Simon Says Dance
Every rose has its thorn. And every compilation has its flaw, a song that isn’t as good as the others. The aim is for every song to make you lean forward and exclaim “Yes!” and reach for the volume. The other end of that aim is for nothing to be skippable, for no song to send your fingers to that double-forward-vertical-line symbol that still exists despite the symbols that surround it having faded to retro.
But by the closing of compiling you’re usually looking for one song. And usually for something in particular, a mood or a vibe that will complement the song before and the song after. By this stage the list of songs you’ve excised is half as long as the compilation itself and the casualties are much regretted: Danny Brown’s Radio Song and Growing Up didn’t make it on here, and nor did Kilo Kish’s Indigo’s July or Kitty’s Dead Island. And all of them are songs I like more than I like this one.
That isn’t exactly talking up Simon Says Dance. And I do like the song. It’s delicate, fey even, but meanders to a surprisingly strong hook. And the Lilith Fair vibe, the descending chimes and formal melody, is gradually superseded by drum machines, bleeping synth patterns, the buzz of electronica. It’s an intellectual, arms-length take on club culture that complements the first song on this compilation, that recalls and links back to Serafina Steer to introduce the beginning of the end, the second half. And I like to include those kind of thematic similarities where possible, whether it’s two songs by the same act or two songs on the same subject or the same remixer or even just hidden, stupid links like a whole bunch of people with X in their names.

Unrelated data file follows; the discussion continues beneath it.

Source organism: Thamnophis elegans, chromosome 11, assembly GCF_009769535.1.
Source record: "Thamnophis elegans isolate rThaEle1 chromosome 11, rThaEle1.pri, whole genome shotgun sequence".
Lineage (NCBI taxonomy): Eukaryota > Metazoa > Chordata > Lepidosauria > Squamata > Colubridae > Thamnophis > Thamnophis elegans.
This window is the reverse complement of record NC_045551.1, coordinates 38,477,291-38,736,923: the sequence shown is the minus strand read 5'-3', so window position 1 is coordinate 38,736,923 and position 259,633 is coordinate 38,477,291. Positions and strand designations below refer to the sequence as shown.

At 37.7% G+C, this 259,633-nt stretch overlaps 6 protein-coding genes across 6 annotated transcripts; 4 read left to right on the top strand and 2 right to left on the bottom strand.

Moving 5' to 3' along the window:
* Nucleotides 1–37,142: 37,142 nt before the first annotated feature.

It was the last song on the compilation. It’s the least song on the compilation for me. It made it for a whole host of reasons: to provide an interval, because I couldn’t find anything that led into the next song, because the theme fitted. But I don’t ever skip past it, and the more I hear the compilation, the more it becomes settled, the more crucial a piece of the whole it seems.
Artist: Nancy Elizabeth
Title: Simon Says Dance
Compilation: Coyote Summer